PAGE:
Do one of the 20 things seasoned DBA and Oracle expert Rachel Carmichael of
Dragonfly Consulting LLC listed in her presentation at the Oracle user event
International Oracle Users Group (IOUG) Live!, and you could find yourself
holding a pink slip faster than you can say "Victoria's Secret on Fox Tonight at
Carmichael wasn't actually encouraging those in attendance to turn on,
tune in and get booted out. Instead, she came up with a Top 20 list of
potentially mortal mistakes Oracle DBAs make on the job.
1 >> Don't back up your database. After all, your disks
are RAID 5! Carmichael said that's a great way to get security to escort you
out the door. RAID 5 is a cool tool unless you lose two disks or if there's some
form of logical corruption.
2 >> You're backing up the database every
single night. So don't bother exporting the data. Don't bother if you just
won the lottery. If you lost Big Game again, export that data. Export it anyway.
3 >> Here's a good way to never get out of that Chevette: Don't ever test
the recovery features. After all, you don't want to take the production system
away from the users! You know what that means -- you're going to find out
your procedures don't work long after Conan comes on the tube, but well before
Katie and Matt.
4 >> Monitoring schmonitoring! Why bother? Users will loudly let you know
about any problems. It's much more fun to watch "The Osbournes" than to keep an
eye on the system. Don't bother to monitor and you can watch MTV all day,
because there won't be the hassle of a job to go to!
5 >> Only use cache hit ratios instead of wait events to monitor
performance. Cache hit ratios were fine on older systems, but they're not as
integral as they used to be. Which brings us to a "bigger picture alert!"
Carmichael noted that one of the biggest general mistakes is thinking what you
might have learned on one product automatically applies to subsequent upgrades.
For example, you may know the ins and outs of Version 6 of Oracle's database --
details that are totally true and valid. But that doesn't mean those same
details are true on Versions 8 or 9. Evidently, truth is relative in IT!
And now we join our regularly scheduled "smaller picture."
6 >> Got a performance problem? Increase your shared pool. Smack it with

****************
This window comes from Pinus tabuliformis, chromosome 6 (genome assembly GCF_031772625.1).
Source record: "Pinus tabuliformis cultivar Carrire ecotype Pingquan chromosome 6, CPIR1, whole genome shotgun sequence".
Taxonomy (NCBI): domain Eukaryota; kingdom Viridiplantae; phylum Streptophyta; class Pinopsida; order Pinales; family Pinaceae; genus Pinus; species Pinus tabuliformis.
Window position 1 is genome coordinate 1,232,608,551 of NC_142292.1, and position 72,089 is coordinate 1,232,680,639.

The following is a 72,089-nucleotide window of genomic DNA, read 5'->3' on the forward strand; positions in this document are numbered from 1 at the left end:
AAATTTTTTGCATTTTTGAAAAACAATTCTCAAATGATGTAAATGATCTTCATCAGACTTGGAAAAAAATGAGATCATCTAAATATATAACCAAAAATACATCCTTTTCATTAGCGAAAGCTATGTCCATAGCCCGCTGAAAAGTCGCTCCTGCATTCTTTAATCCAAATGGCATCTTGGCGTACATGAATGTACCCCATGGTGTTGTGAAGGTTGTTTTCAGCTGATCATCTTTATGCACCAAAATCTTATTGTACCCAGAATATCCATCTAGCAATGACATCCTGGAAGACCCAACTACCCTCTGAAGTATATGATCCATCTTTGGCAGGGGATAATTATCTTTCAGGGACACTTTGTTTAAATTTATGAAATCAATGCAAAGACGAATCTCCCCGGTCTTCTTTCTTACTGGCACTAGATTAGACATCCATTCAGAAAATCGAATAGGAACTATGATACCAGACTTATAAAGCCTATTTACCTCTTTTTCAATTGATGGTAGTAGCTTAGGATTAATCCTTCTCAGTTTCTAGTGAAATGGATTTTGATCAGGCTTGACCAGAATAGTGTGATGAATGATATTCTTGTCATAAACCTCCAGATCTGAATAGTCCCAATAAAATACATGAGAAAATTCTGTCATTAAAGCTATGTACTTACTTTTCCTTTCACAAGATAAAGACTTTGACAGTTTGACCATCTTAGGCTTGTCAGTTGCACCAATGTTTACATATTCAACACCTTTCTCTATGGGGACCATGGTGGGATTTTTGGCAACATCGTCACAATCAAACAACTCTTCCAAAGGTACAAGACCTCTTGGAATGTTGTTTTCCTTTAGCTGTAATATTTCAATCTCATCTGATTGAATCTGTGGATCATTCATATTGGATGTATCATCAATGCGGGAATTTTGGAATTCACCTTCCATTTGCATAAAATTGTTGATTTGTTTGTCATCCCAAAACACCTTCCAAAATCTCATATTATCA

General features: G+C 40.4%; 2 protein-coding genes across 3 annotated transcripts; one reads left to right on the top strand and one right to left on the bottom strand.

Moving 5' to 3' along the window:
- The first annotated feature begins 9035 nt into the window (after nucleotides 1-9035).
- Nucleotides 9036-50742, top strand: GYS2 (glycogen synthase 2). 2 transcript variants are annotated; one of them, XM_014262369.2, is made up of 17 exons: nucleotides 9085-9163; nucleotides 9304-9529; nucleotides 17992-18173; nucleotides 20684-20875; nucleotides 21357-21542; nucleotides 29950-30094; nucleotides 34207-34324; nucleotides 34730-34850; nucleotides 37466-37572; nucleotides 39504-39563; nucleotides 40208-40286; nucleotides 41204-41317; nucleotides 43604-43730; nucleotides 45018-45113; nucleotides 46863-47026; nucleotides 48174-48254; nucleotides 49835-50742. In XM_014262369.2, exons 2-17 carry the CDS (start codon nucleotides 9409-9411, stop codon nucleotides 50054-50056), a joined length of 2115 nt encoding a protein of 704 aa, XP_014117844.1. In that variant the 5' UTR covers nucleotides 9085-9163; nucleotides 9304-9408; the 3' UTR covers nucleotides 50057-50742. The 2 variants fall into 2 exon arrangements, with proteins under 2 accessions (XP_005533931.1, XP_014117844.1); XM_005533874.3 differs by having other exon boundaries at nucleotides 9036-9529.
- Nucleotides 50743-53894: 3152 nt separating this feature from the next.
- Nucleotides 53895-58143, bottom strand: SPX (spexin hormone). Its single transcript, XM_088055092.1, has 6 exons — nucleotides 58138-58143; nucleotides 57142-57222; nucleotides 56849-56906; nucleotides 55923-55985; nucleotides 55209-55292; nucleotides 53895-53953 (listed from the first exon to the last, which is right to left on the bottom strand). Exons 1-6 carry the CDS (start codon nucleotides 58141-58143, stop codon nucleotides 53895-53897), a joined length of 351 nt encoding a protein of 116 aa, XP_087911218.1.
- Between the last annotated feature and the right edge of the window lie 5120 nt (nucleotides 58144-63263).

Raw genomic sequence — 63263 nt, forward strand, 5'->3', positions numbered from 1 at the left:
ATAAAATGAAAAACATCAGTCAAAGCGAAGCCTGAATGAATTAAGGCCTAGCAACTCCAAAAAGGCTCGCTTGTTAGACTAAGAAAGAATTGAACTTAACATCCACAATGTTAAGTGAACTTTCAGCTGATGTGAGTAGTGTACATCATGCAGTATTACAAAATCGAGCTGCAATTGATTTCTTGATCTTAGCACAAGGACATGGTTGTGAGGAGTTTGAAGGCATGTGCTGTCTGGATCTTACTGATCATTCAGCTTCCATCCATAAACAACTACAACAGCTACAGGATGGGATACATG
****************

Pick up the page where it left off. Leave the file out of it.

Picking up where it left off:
memory. Sometimes memory is more of a problem than a panacea.
7 >> Don't ever change any of the defaults Oracle gives you. After all,
Larry and the gang know exactly what you need, right? Wrong. As Carmichael
pointed out, if Oracle thought it knew exactly what you needed when you needed
it, it wouldn't let you change anything.
8 >> The tables have more than five extents? Recreate them! Especially
if you want to move back in with your parents, like the slacker guy in the
Holiday Inn commercials.
9 >> Index every single column in every single table just in
case -- you might need them. Sure, and Arthur Andersen had no idea those
shredders would actually DESTROY those documents! Carmichael pointed out that
the more indexes you have, the more upkeep Oracle has to do. She said you need
to know why an index is justified.
11 >> Don't analyze tables or generate stats! Oracle's optimizer will figure
out the best path without them.
10 >> Fix your space problems by turning autoextend on every datafile in
every tablespace. Fix your space problems like that in every tablespace, and
there may be a lot of space on your table all right -- your dining room table.
It's better not to put so much onus on
Oracle's optimizer. Besides, aren't analyzing tables and generating stats part
of your job?
12 >> Grant everyone "connect," "resource" and "DBA"
privileges. Go ahead and leave their default and temporary tablespaces as
SYSTEM. Geez, Louise, don't give them the keys! If you do and something goes
wrong (and Murphy's Law pretty much guarantees it), it's going to be your fault.
And a lot can go wrong -- keep in mind a DBA alone can have more than 100
13 >> To retrieve space from a tablespace, just drop the
datafile, and delete the file from disk. Someone from security will retrieve
the personals from your cubicle, and drop them in the mail after YOU'VE been
deleted from the payroll.
14 >> You only need one user account in the
database for everyone to use. Sharing isn't always caring.
15 >> Go ahead -- apply every critical fix without testing them first.
It's probably MORE critical to make sure the fix doesn't fix you first.
16 >> Don't keep a source code repository. The source is current.
"Current" can get cold in a hurry.
17 >> Give developers unrestricted access to the production database.
How about just popping open a can of worms instead? If you let all the
programmers design all the tables because "they surely know what the
applications need," then you're asking for chaos. And if you let programmers
code business rules and referential integrity into the app code rather than into
the triggers and/or constraints on tables, you could be in for some trouble.
Allowing developers to directly modify production data is another place you
don't want to go. Unless you want to go hungry!
18 >> Surely every environment, database, or application has the same set
of code. It's better to assume they don't. Better and safer.
19 >> Don't script anything, and don't save or document what you've done
-- you'll never need that stuff again anyway. Famous last words that could
turn into your infamous last day.
20 >> When new releases come out, upgrade ASAP and use all the new
features in each release. Just because Oracle releases it, doesn't
necessarily mean you need it. If you are going to upgrade, don't do them in
place just in case there are problems or undocumented features. And read those
release notes on installing.